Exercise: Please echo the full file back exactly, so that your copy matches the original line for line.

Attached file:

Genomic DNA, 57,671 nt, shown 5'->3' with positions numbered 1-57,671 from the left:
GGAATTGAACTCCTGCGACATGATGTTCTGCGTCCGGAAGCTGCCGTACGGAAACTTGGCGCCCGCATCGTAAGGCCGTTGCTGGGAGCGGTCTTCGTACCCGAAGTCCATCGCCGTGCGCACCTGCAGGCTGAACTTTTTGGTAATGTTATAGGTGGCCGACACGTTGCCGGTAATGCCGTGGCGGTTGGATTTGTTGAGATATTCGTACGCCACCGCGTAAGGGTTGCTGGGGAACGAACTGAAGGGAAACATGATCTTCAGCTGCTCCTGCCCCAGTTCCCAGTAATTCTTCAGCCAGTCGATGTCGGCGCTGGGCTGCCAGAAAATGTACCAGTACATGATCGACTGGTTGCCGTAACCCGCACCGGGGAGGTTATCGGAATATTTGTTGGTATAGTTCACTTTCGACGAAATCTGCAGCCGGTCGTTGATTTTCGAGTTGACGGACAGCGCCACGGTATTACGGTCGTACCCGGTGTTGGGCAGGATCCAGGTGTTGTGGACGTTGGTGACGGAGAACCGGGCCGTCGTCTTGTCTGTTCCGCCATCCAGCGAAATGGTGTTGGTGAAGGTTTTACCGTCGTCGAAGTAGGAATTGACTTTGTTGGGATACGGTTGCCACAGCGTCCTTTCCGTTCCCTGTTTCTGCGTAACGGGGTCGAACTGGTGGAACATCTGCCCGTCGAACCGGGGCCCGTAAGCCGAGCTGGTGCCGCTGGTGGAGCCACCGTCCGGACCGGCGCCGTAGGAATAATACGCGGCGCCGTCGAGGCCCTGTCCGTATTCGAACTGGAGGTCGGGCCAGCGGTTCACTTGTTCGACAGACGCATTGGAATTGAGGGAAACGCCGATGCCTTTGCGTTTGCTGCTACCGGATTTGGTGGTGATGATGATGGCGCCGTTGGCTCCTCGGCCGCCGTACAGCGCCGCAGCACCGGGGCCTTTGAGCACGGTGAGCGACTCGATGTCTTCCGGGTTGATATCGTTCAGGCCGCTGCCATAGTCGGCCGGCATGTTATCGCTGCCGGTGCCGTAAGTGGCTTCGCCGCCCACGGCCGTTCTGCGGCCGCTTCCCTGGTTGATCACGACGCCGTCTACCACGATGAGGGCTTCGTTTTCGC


Genomic DNA, 57,671 nt, shown 5'->3' with positions numbered 1-57,671 from the left:
GGAATTGAACTCCTGCGACATGATGTTCTGCGTCCGGAAGCTGCCGTACGGAAACTTGGCGCCCGCATCGTAAGGCCGTTGCTGGGAGCGGTCTTCGTACCCGAAGTCCATCGCCGTGCGCACCTGCAGGCTGAACTTTTTGGTAATGTTATAGGTGGCCGACACGTTGCCGGTAATGCCGTGGCGGTTGGATTTGTTGAGATATTCGTACGCCACCGCGTAAGGGTTGCTGGGGAACGAACTGAAGGGAAACATGATCTTCAGCTGCTCCTGCCCCAGTTCCCAGTAATTCTTCAGCCAGTCGATGTCGGCGCTGGGCTGCCAGAAAATGTACCAGTACATGATCGACTGGTTGCCGTAACCCGCACCGGGGAGGTTATCGGAATATTTGTTGGTATAGTTCACTTTCGACGAAATCTGCAGCCGGTCGTTGATTTTCGAGTTGACGGACAGCGCCACGGTATTACGGTCGTACCCGGTGTTGGGCAGGATCCAGGTGTTGTGGACGTTGGTGACGGAGAACCGGGCCGTCGTCTTGTCTGTTCCGCCATCCAGCGAAATGGTGTTGGTGAAGGTTTTACCGTCGTCGAAGTAGGAATTGACTTTGTTGGGATACGGTTGCCACAGCGTCCTTTCCGTTCCCTGTTTCTGCGTAACGGGGTCGAACTGGTGGAACATCTGCCCGTCGAACCGGGGCCCGTAAGCCGAGCTGGTGCCGCTGGTGGAGCCACCGTCCGGACCGGCGCCGTAGGAATAATACGCGGCGCCGTCGAGGCCCTGTCCGTATTCGAACTGGAGGTCGGGCCAGCGGTTCACTTGTTCGACAGACGCATTGGAATTGAGGGAAACGCCGATGCCTTTGCGTTTGCTGCTACCGGATTTGGTGGTGATGATGATGGCGCCGTTGGCTCCTCGGCCGCCGTACAGCGCCGCAGCACCGGGGCCTTTGAGCACGGTGAGCGACTCGATGTCTTCCGGGTTGATATCGTTCAGGCCGCTGCCATAGTCGGCCGGCATGTTATCGCTGCCGGTGCCGTAAGTGGCTTCGCCGCCCACGGCCGTTCTGCGGCCGCTTCCCTGGTTGATCACGACGCCGTCTACCACGATGAGGGCTTCGTTTTCGC